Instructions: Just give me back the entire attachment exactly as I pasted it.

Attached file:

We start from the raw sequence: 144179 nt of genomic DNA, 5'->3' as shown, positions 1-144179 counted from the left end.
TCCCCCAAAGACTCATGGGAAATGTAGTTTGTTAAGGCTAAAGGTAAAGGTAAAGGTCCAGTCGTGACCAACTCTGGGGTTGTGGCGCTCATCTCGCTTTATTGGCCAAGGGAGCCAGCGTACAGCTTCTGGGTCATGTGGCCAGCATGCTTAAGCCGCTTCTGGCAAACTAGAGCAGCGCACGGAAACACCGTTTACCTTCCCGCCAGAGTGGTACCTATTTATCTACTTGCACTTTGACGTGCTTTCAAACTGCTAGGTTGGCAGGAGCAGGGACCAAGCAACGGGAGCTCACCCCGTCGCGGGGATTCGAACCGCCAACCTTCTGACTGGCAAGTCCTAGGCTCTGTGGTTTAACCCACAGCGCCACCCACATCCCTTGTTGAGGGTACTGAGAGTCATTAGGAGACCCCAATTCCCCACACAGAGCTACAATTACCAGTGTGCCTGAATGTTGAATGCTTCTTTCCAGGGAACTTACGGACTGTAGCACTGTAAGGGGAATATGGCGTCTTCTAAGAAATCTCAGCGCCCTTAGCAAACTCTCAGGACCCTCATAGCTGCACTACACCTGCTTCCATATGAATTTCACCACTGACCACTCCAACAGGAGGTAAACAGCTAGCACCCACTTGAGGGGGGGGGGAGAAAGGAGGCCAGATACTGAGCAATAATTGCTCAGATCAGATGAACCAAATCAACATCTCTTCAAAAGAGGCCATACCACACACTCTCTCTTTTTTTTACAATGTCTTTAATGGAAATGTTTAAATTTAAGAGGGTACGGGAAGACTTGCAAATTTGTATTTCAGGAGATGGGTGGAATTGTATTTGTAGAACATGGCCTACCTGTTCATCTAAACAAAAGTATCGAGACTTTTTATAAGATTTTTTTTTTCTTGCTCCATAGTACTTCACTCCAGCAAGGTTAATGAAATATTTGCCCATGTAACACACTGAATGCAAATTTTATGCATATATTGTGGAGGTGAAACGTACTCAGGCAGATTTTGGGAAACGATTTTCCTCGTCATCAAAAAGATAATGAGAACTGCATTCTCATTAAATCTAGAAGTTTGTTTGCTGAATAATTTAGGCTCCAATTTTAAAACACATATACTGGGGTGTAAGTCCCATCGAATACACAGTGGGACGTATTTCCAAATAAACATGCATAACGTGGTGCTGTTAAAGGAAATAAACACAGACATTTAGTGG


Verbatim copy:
We start from the raw sequence: 144179 nt of genomic DNA, 5'->3' as shown, positions 1-144179 counted from the left end.
TCCCCCAAAGACTCATGGGAAATGTAGTTTGTTAAGGCTAAAGGTAAAGGTAAAGGTCCAGTCGTGACCAACTCTGGGGTTGTGGCGCTCATCTCGCTTTATTGGCCAAGGGAGCCAGCGTACAGCTTCTGGGTCATGTGGCCAGCATGCTTAAGCCGCTTCTGGCAAACTAGAGCAGCGCACGGAAACACCGTTTACCTTCCCGCCAGAGTGGTACCTATTTATCTACTTGCACTTTGACGTGCTTTCAAACTGCTAGGTTGGCAGGAGCAGGGACCAAGCAACGGGAGCTCACCCCGTCGCGGGGATTCGAACCGCCAACCTTCTGACTGGCAAGTCCTAGGCTCTGTGGTTTAACCCACAGCGCCACCCACATCCCTTGTTGAGGGTACTGAGAGTCATTAGGAGACCCCAATTCCCCACACAGAGCTACAATTACCAGTGTGCCTGAATGTTGAATGCTTCTTTCCAGGGAACTTACGGACTGTAGCACTGTAAGGGGAATATGGCGTCTTCTAAGAAATCTCAGCGCCCTTAGCAAACTCTCAGGACCCTCATAGCTGCACTACACCTGCTTCCATATGAATTTCACCACTGACCACTCCAACAGGAGGTAAACAGCTAGCACCCACTTGAGGGGGGGGGGAGAAAGGAGGCCAGATACTGAGCAATAATTGCTCAGATCAGATGAACCAAATCAACATCTCTTCAAAAGAGGCCATACCACACACTCTCTCTTTTTTTTACAATGTCTTTAATGGAAATGTTTAAATTTAAGAGGGTACGGGAAGACTTGCAAATTTGTATTTCAGGAGATGGGTGGAATTGTATTTGTAGAACATGGCCTACCTGTTCATCTAAACAAAAGTATCGAGACTTTTTATAAGATTTTTTTTTTCTTGCTCCATAGTACTTCACTCCAGCAAGGTTAATGAAATATTTGCCCATGTAACACACTGAATGCAAATTTTATGCATATATTGTGGAGGTGAAACGTACTCAGGCAGATTTTGGGAAACGATTTTCCTCGTCATCAAAAAGATAATGAGAACTGCATTCTCATTAAATCTAGAAGTTTGTTTGCTGAATAATTTAGGCTCCAATTTTAAAACACATATACTGGGGTGTAAGTCCCATCGAATACACAGTGGGACGTATTTCCAAATAAACATGCATAACGTGGTGCTGTTAAAGGAAATAAACACAGACATTTAGTGG